Date Thesis Awarded
Honors Thesis -- Access Restricted On-Campus Only
Bachelors of Arts (BA)
Considering the recent popularity and success of magical, heroic stories for young readers – especially ones that feature girls as the main protagonists – there still remains a dearth of young adult fantasy and science fiction titles in the mainstream where girls of color are the heroes. This thesis highlights Zahrah the Windseeker by Nnedi Okorafor, The Chaos by Nalo Hopkinson, and The Hundred Thousand Kingdoms by N.K. Jemisin -- Afrocentric young adult novels with young Black female protagonists that intervene in the tradition of Eurocentric fantasy. The characters' encounters with the fantastic represent their struggles with how they have been Othered in their societies. Okorafor, Jemisin, and Hopkinson portray aspects of Black womanhood, though mysterious and fearful at first, as powers to be celebrated. By affirming the importance of a constructed cultural identity within the self-identity, these authors expand the mediums through which Black girls can confront their subconscious insecurities and begin to understand the intersectionality of their identity.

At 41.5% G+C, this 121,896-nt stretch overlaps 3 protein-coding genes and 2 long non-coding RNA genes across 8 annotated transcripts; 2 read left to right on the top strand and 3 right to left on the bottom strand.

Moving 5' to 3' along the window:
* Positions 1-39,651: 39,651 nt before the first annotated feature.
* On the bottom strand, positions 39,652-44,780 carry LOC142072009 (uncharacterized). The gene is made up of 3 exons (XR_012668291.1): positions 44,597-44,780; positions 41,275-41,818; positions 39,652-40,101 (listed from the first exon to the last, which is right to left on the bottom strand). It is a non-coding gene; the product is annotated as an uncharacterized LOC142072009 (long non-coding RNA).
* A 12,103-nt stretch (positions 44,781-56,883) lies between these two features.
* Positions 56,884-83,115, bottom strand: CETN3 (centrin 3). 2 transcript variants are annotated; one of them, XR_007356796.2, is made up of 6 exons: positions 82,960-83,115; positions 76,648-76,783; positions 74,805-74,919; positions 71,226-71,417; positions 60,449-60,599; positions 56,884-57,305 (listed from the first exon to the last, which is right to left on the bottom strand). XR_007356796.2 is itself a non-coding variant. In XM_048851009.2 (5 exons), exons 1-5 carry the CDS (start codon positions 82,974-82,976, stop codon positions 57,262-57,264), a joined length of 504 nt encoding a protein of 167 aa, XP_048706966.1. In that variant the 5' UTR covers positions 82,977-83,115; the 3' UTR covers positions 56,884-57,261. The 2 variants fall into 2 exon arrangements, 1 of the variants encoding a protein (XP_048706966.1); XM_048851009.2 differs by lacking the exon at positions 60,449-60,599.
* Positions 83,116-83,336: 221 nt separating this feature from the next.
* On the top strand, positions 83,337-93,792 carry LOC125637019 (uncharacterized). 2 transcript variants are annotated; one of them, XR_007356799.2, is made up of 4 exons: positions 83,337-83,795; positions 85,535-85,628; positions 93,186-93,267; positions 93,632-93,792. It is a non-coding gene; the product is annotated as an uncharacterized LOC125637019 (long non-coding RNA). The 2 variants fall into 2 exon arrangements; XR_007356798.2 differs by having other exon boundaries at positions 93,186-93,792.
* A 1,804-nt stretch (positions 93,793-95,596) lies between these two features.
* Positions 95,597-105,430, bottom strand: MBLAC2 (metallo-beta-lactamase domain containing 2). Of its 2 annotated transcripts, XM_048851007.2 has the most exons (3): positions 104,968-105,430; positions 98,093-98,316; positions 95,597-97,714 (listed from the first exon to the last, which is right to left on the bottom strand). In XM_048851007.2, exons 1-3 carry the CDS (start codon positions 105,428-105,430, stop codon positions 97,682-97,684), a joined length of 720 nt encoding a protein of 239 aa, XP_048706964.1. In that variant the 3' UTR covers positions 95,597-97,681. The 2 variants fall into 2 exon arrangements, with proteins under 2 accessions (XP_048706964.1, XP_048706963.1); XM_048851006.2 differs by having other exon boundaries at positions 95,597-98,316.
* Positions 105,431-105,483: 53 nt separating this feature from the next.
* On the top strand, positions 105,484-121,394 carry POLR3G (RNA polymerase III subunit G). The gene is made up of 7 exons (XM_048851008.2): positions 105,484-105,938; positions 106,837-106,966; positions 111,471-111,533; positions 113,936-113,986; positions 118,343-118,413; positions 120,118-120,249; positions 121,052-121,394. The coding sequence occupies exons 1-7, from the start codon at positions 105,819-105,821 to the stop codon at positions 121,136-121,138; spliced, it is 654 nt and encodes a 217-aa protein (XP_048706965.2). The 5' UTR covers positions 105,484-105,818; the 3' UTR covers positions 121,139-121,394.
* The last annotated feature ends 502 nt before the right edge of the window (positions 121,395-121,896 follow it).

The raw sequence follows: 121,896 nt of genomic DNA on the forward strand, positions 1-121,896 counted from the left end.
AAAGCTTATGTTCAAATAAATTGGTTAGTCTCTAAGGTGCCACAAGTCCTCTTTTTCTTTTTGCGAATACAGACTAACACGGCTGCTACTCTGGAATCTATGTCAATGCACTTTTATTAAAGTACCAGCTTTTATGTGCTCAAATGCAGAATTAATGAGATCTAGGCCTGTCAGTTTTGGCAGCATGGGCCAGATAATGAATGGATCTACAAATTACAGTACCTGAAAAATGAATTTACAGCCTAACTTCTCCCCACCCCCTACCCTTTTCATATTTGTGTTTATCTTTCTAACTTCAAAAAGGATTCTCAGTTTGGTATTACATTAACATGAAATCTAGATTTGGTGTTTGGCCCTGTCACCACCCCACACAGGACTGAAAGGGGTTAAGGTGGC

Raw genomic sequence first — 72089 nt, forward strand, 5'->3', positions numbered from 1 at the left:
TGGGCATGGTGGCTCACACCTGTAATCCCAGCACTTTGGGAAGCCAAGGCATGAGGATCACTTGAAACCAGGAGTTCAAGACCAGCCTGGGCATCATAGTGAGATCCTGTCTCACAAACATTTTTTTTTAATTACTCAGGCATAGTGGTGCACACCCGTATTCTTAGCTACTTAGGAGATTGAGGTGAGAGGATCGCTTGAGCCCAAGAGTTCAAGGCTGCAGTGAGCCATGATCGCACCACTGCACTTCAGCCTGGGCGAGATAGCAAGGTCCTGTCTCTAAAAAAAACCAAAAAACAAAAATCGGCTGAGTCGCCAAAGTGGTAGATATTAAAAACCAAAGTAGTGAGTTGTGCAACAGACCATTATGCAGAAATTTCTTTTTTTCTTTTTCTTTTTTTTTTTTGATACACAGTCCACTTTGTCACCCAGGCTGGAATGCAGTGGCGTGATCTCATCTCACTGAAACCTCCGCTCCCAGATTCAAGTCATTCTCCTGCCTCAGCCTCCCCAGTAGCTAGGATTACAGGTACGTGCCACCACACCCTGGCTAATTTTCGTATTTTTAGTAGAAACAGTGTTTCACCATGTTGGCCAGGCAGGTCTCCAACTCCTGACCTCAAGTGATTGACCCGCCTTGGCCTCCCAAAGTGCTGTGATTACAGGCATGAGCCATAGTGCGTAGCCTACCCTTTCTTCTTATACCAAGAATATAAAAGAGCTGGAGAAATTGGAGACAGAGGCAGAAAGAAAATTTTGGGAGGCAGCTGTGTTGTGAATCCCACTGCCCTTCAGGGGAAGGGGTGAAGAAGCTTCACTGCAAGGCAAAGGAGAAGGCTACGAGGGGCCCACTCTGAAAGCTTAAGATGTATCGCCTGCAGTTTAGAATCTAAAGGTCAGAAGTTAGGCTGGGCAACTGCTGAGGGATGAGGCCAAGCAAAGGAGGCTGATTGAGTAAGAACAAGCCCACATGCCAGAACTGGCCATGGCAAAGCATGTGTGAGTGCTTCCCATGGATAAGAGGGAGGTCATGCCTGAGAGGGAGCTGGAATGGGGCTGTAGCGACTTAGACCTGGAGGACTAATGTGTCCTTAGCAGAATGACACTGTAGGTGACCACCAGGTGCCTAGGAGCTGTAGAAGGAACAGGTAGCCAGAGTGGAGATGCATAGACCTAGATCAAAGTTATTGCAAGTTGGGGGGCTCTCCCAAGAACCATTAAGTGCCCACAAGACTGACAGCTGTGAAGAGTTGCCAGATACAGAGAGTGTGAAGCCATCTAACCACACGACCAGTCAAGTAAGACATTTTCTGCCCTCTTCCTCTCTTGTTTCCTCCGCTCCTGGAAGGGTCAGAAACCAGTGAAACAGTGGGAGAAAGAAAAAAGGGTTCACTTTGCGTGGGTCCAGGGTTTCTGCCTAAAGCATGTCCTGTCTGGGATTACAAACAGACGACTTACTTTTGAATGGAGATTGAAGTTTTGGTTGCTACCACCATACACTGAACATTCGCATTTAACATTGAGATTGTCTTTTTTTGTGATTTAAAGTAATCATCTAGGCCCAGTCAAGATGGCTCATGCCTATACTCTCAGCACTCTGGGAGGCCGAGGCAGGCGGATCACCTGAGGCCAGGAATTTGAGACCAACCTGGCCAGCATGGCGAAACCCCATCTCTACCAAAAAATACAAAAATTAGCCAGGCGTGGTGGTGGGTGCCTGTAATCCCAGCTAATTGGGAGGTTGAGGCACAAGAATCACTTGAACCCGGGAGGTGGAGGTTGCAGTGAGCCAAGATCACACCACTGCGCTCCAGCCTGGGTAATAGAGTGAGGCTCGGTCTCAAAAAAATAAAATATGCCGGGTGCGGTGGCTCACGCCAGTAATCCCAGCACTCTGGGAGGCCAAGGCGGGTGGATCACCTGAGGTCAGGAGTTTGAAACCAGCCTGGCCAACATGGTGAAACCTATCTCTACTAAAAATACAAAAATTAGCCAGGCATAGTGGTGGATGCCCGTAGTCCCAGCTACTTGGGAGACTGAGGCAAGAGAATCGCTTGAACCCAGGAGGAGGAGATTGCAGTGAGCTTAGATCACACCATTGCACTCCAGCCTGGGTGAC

Yohannes, Bezawit, "Black Girl Magic: Intersectional Self-Definition in Young Adult Afrocentric Fantasy" (2018). Undergraduate Honors Theses. William & Mary. Paper 1202.
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